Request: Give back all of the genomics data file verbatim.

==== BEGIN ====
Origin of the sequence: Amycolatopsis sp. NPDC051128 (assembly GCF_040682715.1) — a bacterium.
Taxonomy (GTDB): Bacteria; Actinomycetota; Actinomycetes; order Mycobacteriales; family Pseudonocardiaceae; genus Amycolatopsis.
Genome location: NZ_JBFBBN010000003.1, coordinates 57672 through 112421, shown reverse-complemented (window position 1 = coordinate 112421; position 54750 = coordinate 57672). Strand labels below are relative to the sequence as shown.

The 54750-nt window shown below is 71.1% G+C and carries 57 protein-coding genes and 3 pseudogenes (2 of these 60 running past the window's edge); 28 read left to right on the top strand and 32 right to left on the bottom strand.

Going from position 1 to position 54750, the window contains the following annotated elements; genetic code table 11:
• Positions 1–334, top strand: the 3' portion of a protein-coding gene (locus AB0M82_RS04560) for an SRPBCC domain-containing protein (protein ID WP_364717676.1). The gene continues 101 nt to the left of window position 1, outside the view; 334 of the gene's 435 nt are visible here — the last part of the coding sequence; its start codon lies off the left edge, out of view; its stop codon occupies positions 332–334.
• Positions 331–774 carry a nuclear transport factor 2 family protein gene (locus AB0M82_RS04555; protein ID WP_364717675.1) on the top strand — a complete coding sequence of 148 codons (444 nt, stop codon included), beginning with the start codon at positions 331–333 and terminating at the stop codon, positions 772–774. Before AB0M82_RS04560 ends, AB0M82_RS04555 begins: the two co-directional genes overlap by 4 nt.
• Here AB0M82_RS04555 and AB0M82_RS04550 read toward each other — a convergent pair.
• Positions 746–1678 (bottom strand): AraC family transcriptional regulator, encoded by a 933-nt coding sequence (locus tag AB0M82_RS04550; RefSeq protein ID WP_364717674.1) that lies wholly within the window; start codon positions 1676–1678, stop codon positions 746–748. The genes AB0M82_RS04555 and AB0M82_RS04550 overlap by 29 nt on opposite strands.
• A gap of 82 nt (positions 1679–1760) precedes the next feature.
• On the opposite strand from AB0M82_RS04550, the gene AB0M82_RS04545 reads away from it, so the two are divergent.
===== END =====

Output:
Origin of the sequence: Amycolatopsis sp. NPDC051128 (assembly GCF_040682715.1) — a bacterium.
Taxonomy (GTDB): Bacteria; Actinomycetota; Actinomycetes; order Mycobacteriales; family Pseudonocardiaceae; genus Amycolatopsis.
Genome location: NZ_JBFBBN010000003.1, coordinates 57672 through 112421, shown reverse-complemented (window position 1 = coordinate 112421; position 54750 = coordinate 57672). Strand labels below are relative to the sequence as shown.

The 54750-nt window shown below is 71.1% G+C and carries 57 protein-coding genes and 3 pseudogenes (2 of these 60 running past the window's edge); 28 read left to right on the top strand and 32 right to left on the bottom strand.

Going from position 1 to position 54750, the window contains the following annotated elements; genetic code table 11:
• Positions 1–334, top strand: the 3' portion of a protein-coding gene (locus AB0M82_RS04560) for an SRPBCC domain-containing protein (protein ID WP_364717676.1). The gene continues 101 nt to the left of window position 1, outside the view; 334 of the gene's 435 nt are visible here — the last part of the coding sequence; its start codon lies off the left edge, out of view; its stop codon occupies positions 332–334.
• Positions 331–774 carry a nuclear transport factor 2 family protein gene (locus AB0M82_RS04555; protein ID WP_364717675.1) on the top strand — a complete coding sequence of 148 codons (444 nt, stop codon included), beginning with the start codon at positions 331–333 and terminating at the stop codon, positions 772–774. Before AB0M82_RS04560 ends, AB0M82_RS04555 begins: the two co-directional genes overlap by 4 nt.
• Here AB0M82_RS04555 and AB0M82_RS04550 read toward each other — a convergent pair.
• Positions 746–1678 (bottom strand): AraC family transcriptional regulator, encoded by a 933-nt coding sequence (locus tag AB0M82_RS04550; RefSeq protein ID WP_364717674.1) that lies wholly within the window; start codon positions 1676–1678, stop codon positions 746–748. The genes AB0M82_RS04555 and AB0M82_RS04550 overlap by 29 nt on opposite strands.
• A gap of 82 nt (positions 1679–1760) precedes the next feature.
• On the opposite strand from AB0M82_RS04550, the gene AB0M82_RS04545 reads away from it, so the two are divergent.